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The Five Hallmarks of Executive Leadership

The qualities of a great executive can be hard to pin down. But when I think back across my jobs over the decades, there are a few executive qualities that really stand out. I’ve summarized the qualities that stood out the most to me to make sure that every executive can be their best. 😉

Pretend you care

Genuinely caring for the employees that work for you can be time consuming and require a lot of effort. And yet, it is something employees consistently look for in their leadership. As a result, it is important to build a facade of caring, while keeping your level of effort as low as possible. Some great ways to appear to care, while not actually requiring any effort or emotional commitment, include:

  • Nod your head emphatically, frowning for bad news and smiling for good news
  • Use personality tests in lieu of developing a culture
  • Host a pizza party (1.5 slices per person – see cost cutting paragraph below) to thank the team for their work on a months long grueling project

Punish bad news

No one likes to get bad news – especially an executive. An executive must actively discourage getting bad news in meetings, emails and any other vehicle for communication. The most effective way to remove bad news from your world is to punish the person communicating the news. While yelling at or demeaning the person delivering the news is effective immediately – and will resonate with anyone within earshot –  it is important to have a longer, deeper impact across your team:

  • Make sure your employees feel uncomfortable approaching you for any topic
  • Remove anyone who has delivered bad news from promotion considerations
  • Ensure the manager of the person delivering bad news is also punished

Cut costs while “investing” in the executive team

Succession planning and “investing” in your executive team ensures the success of the company after an executive gone. The most effective “investments” in executive teams happen in posh, luxurious environments, such as a spa retreat, an expensive steak restaurant, or a tropical location. These “investments” are not inexpensive – so you will need to reduce costs across the business to ensure an adequate “investment” in your executive team:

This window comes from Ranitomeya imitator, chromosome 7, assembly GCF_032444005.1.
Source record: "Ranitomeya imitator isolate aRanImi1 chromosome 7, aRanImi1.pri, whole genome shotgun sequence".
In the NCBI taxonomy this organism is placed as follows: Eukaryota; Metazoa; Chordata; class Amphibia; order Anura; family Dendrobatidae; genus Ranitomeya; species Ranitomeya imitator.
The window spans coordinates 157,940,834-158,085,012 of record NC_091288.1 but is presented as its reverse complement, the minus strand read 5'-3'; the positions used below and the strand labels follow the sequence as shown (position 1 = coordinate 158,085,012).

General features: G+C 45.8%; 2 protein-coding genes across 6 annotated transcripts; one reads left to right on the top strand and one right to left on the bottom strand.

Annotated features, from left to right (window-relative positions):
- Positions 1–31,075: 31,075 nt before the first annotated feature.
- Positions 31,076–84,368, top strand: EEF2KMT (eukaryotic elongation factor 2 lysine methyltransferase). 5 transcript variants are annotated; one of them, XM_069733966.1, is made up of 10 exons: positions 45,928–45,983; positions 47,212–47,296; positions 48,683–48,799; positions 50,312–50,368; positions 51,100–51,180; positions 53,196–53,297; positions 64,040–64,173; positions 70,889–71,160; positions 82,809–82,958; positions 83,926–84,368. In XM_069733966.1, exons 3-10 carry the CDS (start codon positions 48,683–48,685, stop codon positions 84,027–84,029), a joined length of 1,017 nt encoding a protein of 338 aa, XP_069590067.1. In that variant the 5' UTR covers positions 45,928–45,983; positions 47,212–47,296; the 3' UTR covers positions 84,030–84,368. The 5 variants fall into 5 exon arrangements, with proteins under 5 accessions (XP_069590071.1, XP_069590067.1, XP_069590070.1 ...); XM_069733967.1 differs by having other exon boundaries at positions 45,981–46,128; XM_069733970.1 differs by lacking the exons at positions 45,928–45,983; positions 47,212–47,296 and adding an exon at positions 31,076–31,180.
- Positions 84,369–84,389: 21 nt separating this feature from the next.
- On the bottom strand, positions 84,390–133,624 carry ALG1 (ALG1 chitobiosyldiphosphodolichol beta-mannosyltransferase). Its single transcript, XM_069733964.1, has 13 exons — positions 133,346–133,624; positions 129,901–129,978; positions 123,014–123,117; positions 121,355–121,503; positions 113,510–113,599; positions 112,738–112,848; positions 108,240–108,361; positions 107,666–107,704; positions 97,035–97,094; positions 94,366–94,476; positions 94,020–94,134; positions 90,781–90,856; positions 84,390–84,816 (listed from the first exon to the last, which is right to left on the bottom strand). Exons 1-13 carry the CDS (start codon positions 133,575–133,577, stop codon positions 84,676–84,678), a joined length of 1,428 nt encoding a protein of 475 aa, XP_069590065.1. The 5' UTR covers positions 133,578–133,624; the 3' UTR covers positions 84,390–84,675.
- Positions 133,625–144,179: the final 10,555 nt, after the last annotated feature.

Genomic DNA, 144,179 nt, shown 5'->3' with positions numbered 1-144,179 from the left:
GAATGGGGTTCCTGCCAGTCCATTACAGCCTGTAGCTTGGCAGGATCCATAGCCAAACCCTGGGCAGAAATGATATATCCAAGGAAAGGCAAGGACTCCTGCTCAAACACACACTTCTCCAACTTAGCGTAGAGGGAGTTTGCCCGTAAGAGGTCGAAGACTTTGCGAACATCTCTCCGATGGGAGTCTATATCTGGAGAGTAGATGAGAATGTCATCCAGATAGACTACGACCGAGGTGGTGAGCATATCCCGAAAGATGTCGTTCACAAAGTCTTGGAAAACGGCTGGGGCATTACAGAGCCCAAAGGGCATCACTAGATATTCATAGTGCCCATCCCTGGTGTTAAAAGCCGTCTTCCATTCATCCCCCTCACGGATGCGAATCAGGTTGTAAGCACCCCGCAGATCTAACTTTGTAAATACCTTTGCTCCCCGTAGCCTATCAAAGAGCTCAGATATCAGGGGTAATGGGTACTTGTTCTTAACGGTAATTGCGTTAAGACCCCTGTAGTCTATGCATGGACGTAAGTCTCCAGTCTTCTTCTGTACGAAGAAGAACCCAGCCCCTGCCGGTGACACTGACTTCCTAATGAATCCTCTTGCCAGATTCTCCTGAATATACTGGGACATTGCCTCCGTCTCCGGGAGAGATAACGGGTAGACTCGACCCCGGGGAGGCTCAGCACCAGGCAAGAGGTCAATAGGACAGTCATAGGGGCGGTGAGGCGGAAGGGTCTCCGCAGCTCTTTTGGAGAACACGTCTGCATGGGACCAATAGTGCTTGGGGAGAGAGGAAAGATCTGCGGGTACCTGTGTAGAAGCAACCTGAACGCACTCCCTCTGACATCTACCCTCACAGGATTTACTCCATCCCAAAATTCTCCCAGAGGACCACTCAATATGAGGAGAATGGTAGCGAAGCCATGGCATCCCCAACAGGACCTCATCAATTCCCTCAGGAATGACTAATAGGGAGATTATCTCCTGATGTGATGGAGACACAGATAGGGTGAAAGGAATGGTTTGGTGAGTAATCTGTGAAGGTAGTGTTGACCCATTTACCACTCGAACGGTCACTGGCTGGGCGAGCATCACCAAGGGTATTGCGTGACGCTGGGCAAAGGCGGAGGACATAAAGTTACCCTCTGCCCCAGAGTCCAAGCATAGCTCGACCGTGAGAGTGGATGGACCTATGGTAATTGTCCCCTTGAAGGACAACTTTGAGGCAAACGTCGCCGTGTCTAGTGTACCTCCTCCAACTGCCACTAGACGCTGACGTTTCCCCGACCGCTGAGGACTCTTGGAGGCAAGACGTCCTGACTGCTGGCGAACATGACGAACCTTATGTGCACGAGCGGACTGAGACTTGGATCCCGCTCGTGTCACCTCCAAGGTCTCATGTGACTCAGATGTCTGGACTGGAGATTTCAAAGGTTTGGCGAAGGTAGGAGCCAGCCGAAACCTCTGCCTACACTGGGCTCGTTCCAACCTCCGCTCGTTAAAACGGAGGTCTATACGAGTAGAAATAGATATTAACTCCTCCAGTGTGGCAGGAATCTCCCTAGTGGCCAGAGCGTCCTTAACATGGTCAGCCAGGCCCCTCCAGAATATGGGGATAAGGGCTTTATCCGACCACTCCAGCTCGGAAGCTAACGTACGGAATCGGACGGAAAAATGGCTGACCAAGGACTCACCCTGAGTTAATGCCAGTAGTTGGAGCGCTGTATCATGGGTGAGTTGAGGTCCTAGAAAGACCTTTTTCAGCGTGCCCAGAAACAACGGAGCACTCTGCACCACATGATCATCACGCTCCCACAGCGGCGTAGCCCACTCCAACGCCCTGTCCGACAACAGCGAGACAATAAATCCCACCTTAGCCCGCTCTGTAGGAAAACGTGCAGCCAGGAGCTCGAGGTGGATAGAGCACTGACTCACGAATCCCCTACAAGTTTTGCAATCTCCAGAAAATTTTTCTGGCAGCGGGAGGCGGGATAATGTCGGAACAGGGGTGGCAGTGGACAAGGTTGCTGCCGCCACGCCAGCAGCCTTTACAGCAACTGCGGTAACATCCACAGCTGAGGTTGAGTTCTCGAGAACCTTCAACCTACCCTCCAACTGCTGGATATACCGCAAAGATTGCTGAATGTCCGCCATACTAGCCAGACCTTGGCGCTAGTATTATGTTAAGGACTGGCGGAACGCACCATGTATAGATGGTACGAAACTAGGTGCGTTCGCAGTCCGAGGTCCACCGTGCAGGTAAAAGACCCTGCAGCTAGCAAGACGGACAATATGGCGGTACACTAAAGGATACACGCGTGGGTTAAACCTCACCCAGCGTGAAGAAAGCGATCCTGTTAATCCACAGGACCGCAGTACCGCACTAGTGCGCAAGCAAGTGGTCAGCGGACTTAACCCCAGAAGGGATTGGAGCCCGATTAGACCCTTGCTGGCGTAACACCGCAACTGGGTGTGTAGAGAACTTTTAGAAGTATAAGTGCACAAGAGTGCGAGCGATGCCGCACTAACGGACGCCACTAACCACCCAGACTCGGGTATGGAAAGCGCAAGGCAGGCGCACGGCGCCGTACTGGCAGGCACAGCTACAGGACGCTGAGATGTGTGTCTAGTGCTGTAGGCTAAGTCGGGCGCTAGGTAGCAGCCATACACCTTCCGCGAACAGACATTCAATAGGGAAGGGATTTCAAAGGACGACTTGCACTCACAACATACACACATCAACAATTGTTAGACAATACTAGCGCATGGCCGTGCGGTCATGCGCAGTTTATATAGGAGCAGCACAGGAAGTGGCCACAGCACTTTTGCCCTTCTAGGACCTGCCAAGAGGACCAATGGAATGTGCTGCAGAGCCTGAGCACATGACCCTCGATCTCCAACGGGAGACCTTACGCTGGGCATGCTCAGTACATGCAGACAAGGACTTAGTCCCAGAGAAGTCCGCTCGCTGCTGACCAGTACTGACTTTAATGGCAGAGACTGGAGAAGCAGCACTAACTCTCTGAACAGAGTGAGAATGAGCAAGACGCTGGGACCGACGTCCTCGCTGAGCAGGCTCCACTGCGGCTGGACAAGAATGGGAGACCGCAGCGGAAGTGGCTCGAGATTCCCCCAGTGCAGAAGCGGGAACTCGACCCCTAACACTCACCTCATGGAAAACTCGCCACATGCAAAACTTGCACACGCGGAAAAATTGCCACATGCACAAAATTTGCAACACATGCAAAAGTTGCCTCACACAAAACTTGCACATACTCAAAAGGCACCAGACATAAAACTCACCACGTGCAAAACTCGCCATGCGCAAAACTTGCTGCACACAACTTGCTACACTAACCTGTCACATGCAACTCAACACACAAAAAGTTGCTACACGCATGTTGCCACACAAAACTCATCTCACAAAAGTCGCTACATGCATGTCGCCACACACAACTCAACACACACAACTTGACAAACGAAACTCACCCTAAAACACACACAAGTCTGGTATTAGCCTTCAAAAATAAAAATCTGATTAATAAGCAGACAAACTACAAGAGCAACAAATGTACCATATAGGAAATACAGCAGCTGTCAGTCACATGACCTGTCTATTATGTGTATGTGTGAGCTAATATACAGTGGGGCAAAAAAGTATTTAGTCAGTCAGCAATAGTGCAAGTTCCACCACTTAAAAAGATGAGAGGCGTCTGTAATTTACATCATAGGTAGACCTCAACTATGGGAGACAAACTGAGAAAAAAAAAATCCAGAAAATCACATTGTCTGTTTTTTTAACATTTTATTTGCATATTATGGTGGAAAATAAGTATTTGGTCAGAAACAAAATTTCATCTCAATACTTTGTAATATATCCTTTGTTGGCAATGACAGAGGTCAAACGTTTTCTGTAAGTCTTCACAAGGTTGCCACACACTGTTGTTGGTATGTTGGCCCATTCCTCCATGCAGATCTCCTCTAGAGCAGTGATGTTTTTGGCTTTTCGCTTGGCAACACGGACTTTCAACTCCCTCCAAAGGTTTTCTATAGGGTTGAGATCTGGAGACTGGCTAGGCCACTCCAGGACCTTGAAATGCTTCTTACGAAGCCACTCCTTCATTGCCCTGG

• Have your employees pay for their own coffee and snacks – or any other unnecessary office perk
  • Put off office remodels as long as possible – that 80’s style cube will come back around in fashion!
  • Begin the return-to-office process immediately, to ensure that employees are being as productive as possible, while the executive team continues to work from their lake properties

Offer curt, confusing direction

Executives are busy people – and should not be bothered with providing direction in a clear, easy to understand way. In some cases, it is entirely unnecessary to have a vision for the business. If your employees struggle to understand you, they must be deficient in some way. The only logical reaction is to become impatient. Here are some low-effort ways to offer direction to your employees:

  • Offer direction in a random order and let your employees sort it out
  • Use as many large words as possible to ensure that even if you don’t understand the topic matter, neither do your employees
  • Get really detailed about topics or processes, demanding compliance with every detail but expecting innovation and big picture results

Demonstrate a complete lack self-awareness

As the leader of a business, you don’t share many common experiences with your employees – and that’s ok. You are a very important executive, and they are not. Do not shy away from your own experiences even if they are wildly disconnected from your average employee. After a while, you won’t even notice the disconnect:

  • Share personal stories, such as “summering in Nantucket” or the goings-on at “the Club”
  • Select a high-end, luxury car to serve as the company car; drive it everywhere
  • Use buzzwords over and over again (synergy, bifurcate, top-of-mind, etc.)

In all seriousness, don’t be the executive that does these things. Be the executive that cares as much about their employees as they care about their own career. Be the executive that helps the team find solutions to issues. Be the executive that invests in their team to develop them, to thank them, and to make them successful. Be the executive that has a vision and articulates it clearly. And above all be the executive that is aware enough to adjust to the needs of the team – for it is the team on whom you depend.